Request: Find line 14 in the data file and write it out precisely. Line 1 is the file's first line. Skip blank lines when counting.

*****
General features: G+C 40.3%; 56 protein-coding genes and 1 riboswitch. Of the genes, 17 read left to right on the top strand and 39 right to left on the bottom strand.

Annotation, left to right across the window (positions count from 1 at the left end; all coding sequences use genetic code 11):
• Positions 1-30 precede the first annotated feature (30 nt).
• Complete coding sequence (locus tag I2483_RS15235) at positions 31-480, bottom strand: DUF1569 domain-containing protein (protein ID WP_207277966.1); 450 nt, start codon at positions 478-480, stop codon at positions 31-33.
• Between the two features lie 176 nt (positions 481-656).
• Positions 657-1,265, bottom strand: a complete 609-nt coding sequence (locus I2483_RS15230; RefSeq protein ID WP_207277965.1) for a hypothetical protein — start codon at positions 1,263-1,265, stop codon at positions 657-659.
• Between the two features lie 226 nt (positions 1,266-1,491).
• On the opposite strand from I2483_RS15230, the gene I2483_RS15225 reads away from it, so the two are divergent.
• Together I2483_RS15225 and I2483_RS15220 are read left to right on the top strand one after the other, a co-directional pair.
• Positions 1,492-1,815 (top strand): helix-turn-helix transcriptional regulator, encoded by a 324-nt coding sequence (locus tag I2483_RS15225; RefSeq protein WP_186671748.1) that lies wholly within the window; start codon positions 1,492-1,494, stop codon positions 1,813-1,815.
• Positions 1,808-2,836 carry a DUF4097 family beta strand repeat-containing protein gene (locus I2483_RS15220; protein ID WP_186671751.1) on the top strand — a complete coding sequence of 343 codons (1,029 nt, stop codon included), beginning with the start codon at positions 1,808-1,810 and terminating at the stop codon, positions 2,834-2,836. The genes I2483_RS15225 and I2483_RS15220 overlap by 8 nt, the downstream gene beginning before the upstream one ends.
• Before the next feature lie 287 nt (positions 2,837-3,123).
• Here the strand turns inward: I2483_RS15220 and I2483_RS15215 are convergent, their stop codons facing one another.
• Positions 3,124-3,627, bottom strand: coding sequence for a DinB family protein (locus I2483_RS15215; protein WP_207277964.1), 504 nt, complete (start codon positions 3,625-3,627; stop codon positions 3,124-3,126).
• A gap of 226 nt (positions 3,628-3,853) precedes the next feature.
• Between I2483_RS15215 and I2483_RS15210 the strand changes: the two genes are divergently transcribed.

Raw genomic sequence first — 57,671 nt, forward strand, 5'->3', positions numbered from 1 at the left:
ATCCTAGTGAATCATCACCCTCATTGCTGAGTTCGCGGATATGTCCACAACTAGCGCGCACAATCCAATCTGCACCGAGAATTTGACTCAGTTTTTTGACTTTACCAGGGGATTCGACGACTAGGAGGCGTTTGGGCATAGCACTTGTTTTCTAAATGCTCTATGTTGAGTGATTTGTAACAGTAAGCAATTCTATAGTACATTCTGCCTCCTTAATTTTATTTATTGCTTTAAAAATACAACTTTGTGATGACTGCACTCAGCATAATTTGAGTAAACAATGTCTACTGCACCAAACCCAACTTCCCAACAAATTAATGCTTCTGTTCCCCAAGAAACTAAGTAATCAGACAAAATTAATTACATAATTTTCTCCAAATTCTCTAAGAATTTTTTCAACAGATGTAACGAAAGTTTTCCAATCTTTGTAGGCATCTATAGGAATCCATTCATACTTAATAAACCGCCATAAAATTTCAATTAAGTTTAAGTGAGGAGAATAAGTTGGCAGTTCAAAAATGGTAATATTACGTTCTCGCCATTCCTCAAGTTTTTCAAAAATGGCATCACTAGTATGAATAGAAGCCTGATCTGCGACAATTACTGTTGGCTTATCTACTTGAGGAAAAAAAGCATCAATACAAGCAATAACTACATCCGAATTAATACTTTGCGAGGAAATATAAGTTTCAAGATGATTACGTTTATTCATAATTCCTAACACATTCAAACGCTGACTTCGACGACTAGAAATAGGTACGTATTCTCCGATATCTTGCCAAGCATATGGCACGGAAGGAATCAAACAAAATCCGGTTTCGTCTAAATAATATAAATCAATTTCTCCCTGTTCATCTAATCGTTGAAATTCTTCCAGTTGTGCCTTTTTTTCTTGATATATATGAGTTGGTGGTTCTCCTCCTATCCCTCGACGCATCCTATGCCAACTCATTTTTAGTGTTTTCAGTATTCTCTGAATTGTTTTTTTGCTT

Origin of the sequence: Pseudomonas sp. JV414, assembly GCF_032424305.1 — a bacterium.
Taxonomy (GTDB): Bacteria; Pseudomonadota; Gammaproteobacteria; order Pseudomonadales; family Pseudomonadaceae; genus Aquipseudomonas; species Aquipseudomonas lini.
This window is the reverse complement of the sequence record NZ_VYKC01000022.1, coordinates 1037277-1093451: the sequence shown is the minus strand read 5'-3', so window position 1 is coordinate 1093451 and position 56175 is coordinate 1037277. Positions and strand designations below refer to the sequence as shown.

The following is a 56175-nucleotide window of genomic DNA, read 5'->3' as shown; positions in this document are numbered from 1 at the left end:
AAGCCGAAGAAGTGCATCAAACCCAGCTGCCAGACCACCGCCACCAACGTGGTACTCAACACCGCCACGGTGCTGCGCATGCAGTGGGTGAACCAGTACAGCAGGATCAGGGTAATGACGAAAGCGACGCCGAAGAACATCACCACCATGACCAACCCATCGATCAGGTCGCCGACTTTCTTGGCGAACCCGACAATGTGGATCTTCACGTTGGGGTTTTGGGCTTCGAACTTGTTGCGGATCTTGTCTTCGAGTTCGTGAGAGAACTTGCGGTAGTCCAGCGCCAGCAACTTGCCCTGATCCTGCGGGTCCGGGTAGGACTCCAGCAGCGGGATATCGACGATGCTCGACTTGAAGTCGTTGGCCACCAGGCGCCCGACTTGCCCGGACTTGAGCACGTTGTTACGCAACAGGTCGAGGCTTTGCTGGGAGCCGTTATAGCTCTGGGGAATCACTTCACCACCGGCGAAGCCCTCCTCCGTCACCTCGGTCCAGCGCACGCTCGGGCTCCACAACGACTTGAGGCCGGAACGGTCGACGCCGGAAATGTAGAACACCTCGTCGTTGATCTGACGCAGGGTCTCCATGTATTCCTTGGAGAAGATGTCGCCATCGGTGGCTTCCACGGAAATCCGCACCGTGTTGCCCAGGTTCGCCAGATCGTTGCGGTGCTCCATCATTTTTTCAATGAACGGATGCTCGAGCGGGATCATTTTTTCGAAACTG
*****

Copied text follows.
• Positions 3,124-3,627, bottom strand: coding sequence for a DinB family protein (locus I2483_RS15215; protein WP_207277964.1), 504 nt, complete (start codon positions 3,625-3,627; stop codon positions 3,124-3,126).